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« Common MetreStanza : Alternate Lines of Eight and Sir

Syllables.
“ Thý love | thě power / of thought | bestowed ; }

Tõ Thēe i my thoughts I would soar: 1
Thỹ mỹr | cỹ j'er | mỹ life | his föwed;|

Thăt mēr | cý i adore.”

" Short MetreStanza: Two Lines of Six, one of Eight, and

one of Six Syllables. " To ēv | ěr frā | grănt mēads, I

Whére jich | ăbūn | dănce grows, |
His giã ! cious hānd | indúl | gěnt lēads, |

And guards | mỹ sweet | repose.”

“ Iambic” verse occurs, likewise, in the form of the “elegiac' stanza, so called from the circumstance of its having been employed for the purposes of elegy.

Elegiac Stanza: Lines of Ten Syllables, rhyming alternately. Full mãn |ý 8 gõm, | öf pür | est lay | serene, |

Thẻ cỡrk | ủnfath | ốned caves | 5 6 | ceăn bếar. | Full mān ğ å flower | is börn | 1ỏ blūsh | unsēen, I

And waste | its swềet | ness ăn | thẻ des | Ărt air.” |

Another form of the “ iambic” verse, of frequent occurrence in reading, is that of the “ Spenserian stanza, so called from the poet Spenser, who was the first to use it, in a continuous poem of considerable length.

Spenserian " Stanza : Eight Lines of Ten Syllables and one of

Twelve : the Rhymes occurring as follows : on the 1st and 3d, on the 2d, 4th, 5th, and 7th, and on the 6th, 8th, and 9th. " Whěrē'er | wě trēad, / 't is hāunt | ēd ho | lý ground : 1

Nō ēarth 1 of thine | is löst | în vūl går mould! |
Bắt ône | vast rēalm 1 óf won | děr sprēads | around; \

And all I thě Mūs l'ěs 1āles I seem trū | lý vold, I
Till thể sẽnse aches | with gau | ing, tỏ | behold |
The scēnes | õur ēır | liest drēams | hăve dwēlt | úpon. I

Each hill i ånd dāle, l each dēep 1 enặng glēn | ănd wõld, I Defies | thẻ põwer | which crushed | thỳ tẽm | ples gone: Age shakes | Athể | nắ's tower, I bút stares | giay Mar| ánhăn.”

There are many other forms of " iambic verse ; but they occur less frequently; and most of them can be easily analyzed after scanning the preceding specimens.*

* For farther examples, and a more extended statement, regarding the "reading of poetry," see " American Elocutionist.”

II. -" TrochaicMetre. This species of verse derives its name from its predominating foot, the “ trochee,” which consists, as mentioned before, of a long syllable followed by a short, as in the word fūtăl.

" Trochaic ” verse is exemplified in the following lines from Dryden's Ode for Saint Cecilia's Day.

“Söftlý / sweet, în | Lýdiăn | mēasŭ res,

Soon hě | soothed his soul tỏ | pleasúres. - 1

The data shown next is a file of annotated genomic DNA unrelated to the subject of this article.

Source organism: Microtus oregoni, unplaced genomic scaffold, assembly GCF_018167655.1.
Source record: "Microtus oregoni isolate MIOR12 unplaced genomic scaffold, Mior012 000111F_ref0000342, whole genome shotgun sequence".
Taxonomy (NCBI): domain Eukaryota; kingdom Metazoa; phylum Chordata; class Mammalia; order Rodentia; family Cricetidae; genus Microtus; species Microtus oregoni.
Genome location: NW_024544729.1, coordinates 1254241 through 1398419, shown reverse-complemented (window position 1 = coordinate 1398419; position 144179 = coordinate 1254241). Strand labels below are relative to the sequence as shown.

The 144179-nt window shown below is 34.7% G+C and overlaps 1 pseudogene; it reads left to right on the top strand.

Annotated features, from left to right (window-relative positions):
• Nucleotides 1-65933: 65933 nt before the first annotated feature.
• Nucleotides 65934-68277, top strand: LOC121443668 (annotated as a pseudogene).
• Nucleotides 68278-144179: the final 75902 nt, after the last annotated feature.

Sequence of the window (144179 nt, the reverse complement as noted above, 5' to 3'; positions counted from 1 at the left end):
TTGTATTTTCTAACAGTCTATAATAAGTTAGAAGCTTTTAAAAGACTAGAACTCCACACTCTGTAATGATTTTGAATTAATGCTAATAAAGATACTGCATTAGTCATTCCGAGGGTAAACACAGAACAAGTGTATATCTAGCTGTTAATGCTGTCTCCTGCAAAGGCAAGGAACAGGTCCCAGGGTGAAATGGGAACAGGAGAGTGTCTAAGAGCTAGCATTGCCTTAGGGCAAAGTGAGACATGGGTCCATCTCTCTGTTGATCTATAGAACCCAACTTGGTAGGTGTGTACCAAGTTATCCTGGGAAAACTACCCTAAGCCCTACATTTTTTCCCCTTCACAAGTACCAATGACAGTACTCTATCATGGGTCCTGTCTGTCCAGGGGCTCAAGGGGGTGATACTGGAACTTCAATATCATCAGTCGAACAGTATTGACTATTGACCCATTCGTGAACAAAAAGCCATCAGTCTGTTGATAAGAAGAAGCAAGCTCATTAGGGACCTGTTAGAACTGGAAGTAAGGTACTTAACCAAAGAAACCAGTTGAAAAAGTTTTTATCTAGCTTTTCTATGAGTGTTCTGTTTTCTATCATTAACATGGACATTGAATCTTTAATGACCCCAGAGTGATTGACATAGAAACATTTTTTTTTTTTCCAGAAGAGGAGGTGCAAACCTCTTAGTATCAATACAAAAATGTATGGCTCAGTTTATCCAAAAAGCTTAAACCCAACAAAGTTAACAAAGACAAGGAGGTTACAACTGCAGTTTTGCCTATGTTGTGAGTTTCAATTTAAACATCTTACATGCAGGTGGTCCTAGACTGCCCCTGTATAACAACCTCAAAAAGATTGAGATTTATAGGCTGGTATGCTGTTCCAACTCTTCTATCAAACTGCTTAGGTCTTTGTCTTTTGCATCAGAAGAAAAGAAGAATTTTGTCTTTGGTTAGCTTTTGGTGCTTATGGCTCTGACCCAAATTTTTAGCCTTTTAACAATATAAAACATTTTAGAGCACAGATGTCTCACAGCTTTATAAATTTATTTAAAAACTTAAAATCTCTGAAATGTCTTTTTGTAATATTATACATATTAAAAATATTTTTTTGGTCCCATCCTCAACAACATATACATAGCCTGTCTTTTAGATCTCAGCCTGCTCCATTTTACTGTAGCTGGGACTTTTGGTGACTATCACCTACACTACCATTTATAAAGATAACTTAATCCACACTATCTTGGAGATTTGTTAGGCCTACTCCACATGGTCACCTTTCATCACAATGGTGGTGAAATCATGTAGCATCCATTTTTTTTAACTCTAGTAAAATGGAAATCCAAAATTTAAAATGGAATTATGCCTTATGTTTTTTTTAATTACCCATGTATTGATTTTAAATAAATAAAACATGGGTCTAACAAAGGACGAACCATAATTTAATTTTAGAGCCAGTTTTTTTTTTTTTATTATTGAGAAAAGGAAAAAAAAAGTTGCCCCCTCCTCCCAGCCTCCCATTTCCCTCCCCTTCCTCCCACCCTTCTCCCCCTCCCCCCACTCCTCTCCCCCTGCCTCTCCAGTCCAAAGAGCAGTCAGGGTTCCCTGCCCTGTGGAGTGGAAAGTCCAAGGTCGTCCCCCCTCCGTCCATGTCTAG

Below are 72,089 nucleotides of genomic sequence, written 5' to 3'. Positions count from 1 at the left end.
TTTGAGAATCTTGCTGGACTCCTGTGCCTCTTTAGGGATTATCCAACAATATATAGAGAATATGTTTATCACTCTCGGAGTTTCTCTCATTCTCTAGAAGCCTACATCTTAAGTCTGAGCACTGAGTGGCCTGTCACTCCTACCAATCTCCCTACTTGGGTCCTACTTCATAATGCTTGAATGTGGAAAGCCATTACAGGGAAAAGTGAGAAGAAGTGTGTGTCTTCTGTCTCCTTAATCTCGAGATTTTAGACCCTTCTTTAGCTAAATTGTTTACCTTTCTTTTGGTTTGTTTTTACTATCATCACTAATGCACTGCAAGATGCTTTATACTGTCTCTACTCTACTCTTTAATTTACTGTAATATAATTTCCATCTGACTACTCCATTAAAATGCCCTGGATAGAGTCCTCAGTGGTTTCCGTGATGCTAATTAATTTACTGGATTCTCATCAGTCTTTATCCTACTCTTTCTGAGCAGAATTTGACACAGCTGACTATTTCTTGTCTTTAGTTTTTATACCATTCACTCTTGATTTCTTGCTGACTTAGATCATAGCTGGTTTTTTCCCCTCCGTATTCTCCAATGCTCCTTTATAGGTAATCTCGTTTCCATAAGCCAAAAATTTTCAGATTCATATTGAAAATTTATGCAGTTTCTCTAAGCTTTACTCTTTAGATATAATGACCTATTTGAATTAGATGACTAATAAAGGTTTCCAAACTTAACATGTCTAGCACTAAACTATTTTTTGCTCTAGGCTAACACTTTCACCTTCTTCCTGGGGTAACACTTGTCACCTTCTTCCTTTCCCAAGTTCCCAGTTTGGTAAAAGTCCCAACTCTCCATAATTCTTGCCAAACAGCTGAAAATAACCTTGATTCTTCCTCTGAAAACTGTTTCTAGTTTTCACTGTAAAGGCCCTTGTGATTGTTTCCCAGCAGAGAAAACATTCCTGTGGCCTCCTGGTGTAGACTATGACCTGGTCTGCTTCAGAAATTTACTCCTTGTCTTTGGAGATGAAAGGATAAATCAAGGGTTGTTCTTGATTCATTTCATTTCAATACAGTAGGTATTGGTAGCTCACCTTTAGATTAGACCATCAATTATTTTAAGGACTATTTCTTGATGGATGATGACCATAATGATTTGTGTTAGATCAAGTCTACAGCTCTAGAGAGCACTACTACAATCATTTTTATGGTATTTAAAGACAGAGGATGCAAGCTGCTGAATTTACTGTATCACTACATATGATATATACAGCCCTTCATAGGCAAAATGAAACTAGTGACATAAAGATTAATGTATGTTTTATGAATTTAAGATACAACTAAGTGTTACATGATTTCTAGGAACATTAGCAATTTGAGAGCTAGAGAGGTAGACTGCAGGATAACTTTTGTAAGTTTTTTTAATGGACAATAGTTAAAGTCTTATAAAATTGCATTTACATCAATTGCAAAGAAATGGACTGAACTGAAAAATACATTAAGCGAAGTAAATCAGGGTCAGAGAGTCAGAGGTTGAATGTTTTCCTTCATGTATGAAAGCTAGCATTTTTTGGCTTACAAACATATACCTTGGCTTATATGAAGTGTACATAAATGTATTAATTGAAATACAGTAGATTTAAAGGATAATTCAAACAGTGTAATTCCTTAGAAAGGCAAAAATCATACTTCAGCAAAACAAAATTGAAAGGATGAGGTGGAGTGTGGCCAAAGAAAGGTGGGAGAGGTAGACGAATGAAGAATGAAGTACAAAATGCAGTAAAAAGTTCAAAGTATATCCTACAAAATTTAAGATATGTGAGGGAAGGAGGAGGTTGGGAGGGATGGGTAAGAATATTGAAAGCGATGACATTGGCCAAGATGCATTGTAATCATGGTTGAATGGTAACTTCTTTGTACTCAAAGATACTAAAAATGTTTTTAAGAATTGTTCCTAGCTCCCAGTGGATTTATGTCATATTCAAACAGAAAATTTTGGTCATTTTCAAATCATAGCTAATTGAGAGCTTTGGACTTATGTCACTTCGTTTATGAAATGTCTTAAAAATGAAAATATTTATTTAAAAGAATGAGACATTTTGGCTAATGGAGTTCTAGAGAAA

Wär hě | sūng is | toil ănd | trouble,

Hönör, I bút ăn | emptỷ | bubble. This species of verse is seldom used in long or continuous poems, but principally in occasional passages for variety of effect. It is found usually in octosyllabic lines of rhyming "couplets," as above.

III. – Anapastic Metre.

This form of verse takes its name from its prevalent foot, the anapæst,” consisting of two short syllables followed by one long, as in the word intěrvēne.

“ Anapæstic” verse is found usually in the two following forms :

1. Stanza of Four or Eight Lines of Three " anapæsts,or equivalent

feet.
“How fleet * | is å glānce 1 of thě mind!

Compared | with thể spēed I of its fight, I
Thẻ tẻmp- | est itsölf | lắps behind, |

And thể swift | wữngěd ār- | rõws of light."

Stanza of Four Lines of Four" anapests,or equivalent feet. “ Thě ēven- * | ing wăs glo- | rious ; ănd light | through thě

trēes 1 Played the sẵn | shine ănd rain | dröps, the birds | Ănd the

breeze: 1 Thě lānd- / scăpe, oŭtstrētch- | ing în love- | linėss, lay | on the lap | 6 thẻ yêar, | in the bẽau- | tỷ of Mây.” |

IV. – Rhythmical and Prosodial Accent combined. The preceding examples of verse have all, it will here be per* An“iambus " sometimes occurs as the first foot in an "anapæstic"

ear,

ceived, been marked with the characters used in prosody. But, for the purposes of elocution, it is important to the control of the voice, in the reading of verse, that the student should accustom himself to the practice of marking the accentuation of verse to the

a process in which the actual “rhythm” of the voice is decided, as in prose, by the position of accent. The mere prosodial

quantities” must, in elocution, be regarded as but subordinate and tributary means of effect to "rhythmical accent," and as contributing to secure its perfect ascendency: